I'd like to take this moment to be (as far as I can tell) the first to point out that
Scroll down and look at the photo of the fire-damaged negatives he retrieved from the camera.
Now wonder to yourself why there were developed negatives in a camera.
My favorite parts are the ones like these:
"I'd been told by a friend that if the cursor ever moved by itself and there was a 'whirring' from the hard-drive, they were the sure signs that indicated someone was hacking into my computer."
"My eyes bugged with surprise as I heard a 'clicking' sound. Someone was tapping my phone."Just think how distrubing it must be to be being monitored by an Classified Central Processing Agency which has the technology to monitor all of the search engines in the world, yet can't hack a Windows box or tap a phone without tipping off the person being monitored.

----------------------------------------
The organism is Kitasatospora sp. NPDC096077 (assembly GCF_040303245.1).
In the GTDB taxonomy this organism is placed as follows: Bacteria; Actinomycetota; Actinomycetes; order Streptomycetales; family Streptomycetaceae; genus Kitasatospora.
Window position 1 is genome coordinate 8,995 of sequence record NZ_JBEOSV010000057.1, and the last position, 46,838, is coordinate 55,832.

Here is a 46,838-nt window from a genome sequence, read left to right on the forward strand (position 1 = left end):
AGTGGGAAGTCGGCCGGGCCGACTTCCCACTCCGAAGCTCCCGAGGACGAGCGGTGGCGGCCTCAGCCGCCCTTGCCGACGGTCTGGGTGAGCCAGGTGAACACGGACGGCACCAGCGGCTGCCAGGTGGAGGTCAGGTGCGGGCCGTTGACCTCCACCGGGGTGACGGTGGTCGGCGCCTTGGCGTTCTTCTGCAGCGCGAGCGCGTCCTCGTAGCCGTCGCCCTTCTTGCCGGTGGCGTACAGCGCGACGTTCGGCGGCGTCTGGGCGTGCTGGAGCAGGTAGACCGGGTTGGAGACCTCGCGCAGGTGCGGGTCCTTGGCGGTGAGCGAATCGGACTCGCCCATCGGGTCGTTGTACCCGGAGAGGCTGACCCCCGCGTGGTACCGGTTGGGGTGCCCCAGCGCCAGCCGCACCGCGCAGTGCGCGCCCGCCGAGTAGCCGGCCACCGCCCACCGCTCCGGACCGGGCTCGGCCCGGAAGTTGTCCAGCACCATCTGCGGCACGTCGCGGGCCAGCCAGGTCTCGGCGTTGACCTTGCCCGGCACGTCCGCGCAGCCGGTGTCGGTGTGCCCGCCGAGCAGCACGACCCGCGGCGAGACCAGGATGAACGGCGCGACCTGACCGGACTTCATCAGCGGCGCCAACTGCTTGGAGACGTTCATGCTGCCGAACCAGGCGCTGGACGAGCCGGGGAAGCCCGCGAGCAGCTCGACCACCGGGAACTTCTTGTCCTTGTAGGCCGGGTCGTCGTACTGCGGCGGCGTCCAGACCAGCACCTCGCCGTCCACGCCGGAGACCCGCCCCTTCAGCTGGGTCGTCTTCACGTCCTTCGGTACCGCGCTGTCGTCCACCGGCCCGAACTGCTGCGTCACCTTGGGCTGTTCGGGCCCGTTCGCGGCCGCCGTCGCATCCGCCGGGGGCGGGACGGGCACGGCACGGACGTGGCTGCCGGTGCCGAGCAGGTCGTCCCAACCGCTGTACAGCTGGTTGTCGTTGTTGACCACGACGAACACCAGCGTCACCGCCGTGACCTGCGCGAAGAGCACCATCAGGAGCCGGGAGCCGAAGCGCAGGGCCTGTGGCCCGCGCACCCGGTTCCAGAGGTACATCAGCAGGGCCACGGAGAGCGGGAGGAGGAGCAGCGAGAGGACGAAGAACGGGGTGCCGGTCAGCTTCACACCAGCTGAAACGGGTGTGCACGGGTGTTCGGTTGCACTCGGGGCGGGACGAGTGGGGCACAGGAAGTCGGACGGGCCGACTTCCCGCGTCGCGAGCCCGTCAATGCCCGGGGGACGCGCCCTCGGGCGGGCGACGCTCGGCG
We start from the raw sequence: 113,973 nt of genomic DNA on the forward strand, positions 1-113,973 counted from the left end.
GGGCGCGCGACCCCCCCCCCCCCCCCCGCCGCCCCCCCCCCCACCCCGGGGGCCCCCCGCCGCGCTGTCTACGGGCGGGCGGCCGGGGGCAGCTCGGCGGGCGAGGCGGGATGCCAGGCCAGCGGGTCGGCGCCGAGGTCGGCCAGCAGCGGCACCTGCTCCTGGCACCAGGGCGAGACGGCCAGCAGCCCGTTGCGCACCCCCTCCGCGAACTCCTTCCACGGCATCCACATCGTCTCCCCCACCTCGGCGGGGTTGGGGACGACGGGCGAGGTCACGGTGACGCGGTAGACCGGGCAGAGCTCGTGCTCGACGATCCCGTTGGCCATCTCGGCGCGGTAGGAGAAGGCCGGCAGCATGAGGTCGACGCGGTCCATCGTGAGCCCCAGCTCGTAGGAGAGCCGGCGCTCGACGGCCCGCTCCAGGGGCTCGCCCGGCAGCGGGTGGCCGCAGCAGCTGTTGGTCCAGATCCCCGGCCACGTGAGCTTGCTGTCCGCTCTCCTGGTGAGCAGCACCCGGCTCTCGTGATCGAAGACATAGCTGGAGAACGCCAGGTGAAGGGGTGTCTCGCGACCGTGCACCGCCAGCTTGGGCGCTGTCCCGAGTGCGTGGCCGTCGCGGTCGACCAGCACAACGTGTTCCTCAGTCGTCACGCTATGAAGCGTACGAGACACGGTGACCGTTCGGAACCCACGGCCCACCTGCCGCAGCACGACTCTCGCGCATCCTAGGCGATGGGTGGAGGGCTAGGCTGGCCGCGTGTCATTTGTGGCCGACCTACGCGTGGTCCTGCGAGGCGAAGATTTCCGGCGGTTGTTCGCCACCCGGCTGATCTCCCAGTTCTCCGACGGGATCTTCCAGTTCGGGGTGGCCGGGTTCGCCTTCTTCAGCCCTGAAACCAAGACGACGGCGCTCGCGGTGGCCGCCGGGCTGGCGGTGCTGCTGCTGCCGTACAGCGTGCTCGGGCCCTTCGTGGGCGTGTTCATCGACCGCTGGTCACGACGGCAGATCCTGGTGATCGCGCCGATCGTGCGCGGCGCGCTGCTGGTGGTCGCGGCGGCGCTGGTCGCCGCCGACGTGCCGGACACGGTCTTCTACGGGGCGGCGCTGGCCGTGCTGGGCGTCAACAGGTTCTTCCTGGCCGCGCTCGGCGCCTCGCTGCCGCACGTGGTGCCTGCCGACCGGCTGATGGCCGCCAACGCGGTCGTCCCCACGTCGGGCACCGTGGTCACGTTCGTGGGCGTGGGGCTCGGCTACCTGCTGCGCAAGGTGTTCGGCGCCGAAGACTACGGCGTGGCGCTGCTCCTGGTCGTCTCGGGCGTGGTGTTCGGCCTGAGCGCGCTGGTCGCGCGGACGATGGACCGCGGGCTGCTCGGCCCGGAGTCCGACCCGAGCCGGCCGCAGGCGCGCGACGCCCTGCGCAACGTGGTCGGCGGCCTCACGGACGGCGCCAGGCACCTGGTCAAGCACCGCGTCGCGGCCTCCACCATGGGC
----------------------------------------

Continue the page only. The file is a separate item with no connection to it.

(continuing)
(Also, would you be surprised to learn that all of the "geographic" sites are the same server?)
"That was why they had tried to destroy the photographic evidence in the first place."I hope when I get involved with a Classified Central Processing Agency, their operatives are as strategic as the villain in a James Bond film, like these ones are.
AGENT 99, YOU MUST ENSURE NO-ONE GETS THE FILM INSIDE THIS CAMERA. WELL, UM, WE TOOK THE PICTURES AND DON'T WANT ANYONE TO SEE THEM. YEAH, OK, I DON'T UNDERSTAND IT EITHER. NOW SHUT UP AND DESTROY THEM! REPORT BACK WHEN THE CAMERA IS HALF-MELTED AND THROWN OFF A CLIFF NEAR A TRAIL. WE WOULDN'T WANT ANYONE TO FIND IT.